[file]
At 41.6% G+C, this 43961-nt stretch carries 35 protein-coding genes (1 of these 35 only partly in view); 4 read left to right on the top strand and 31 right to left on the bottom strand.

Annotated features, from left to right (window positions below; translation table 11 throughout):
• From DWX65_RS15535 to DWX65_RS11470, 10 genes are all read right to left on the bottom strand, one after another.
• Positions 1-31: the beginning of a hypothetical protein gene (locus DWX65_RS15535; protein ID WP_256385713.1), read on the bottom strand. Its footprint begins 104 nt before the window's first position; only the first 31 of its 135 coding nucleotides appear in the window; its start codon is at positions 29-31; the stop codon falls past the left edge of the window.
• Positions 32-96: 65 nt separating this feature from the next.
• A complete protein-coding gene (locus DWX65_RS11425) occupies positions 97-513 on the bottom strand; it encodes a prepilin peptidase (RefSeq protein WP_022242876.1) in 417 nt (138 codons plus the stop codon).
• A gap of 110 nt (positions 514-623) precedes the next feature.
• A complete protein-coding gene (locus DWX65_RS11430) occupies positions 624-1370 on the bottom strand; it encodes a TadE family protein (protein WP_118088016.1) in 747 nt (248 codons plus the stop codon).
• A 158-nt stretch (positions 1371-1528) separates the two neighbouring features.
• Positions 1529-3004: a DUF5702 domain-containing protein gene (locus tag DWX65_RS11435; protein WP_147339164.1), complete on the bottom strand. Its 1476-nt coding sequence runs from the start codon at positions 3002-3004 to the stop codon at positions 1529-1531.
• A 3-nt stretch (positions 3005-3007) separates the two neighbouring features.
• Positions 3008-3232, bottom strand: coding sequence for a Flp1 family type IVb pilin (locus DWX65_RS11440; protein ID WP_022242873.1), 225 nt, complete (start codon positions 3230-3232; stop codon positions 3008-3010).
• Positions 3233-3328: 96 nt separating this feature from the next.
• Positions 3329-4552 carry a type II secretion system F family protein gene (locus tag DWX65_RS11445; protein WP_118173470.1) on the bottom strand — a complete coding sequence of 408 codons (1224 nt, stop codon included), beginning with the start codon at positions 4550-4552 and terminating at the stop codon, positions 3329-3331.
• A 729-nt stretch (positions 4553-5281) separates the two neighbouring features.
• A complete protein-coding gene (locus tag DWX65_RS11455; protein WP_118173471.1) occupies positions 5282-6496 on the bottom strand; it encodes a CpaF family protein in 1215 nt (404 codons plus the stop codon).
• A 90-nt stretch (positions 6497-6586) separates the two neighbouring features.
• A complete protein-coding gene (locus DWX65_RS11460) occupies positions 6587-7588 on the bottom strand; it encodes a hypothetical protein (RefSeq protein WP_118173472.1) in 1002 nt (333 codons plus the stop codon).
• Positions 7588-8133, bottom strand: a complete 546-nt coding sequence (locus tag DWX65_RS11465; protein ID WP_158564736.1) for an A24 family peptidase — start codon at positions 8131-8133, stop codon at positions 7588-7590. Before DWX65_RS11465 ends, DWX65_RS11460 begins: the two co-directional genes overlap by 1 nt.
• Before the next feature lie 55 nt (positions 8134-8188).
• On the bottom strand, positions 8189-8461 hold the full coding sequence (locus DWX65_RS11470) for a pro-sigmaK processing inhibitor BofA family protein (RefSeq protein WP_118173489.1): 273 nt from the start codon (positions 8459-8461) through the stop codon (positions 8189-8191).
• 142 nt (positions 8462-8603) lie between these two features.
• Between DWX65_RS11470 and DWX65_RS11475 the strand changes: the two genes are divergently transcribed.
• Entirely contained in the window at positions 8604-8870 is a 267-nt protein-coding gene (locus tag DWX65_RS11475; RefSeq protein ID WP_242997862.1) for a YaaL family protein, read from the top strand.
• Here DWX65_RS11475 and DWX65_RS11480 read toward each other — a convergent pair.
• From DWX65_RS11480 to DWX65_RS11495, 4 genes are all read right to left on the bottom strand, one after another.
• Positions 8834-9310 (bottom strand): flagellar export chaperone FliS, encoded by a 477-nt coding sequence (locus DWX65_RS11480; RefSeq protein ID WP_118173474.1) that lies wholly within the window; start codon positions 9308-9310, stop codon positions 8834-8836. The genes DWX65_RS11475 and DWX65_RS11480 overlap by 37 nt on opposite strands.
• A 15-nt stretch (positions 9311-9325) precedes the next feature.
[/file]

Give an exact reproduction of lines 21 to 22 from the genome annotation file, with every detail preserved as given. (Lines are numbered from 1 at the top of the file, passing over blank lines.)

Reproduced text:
• On the bottom strand, positions 8189-8461 hold the full coding sequence (locus DWX65_RS11470) for a pro-sigmaK processing inhibitor BofA family protein (RefSeq protein WP_118173489.1): 273 nt from the start codon (positions 8459-8461) through the stop codon (positions 8189-8191).
• 142 nt (positions 8462-8603) lie between these two features.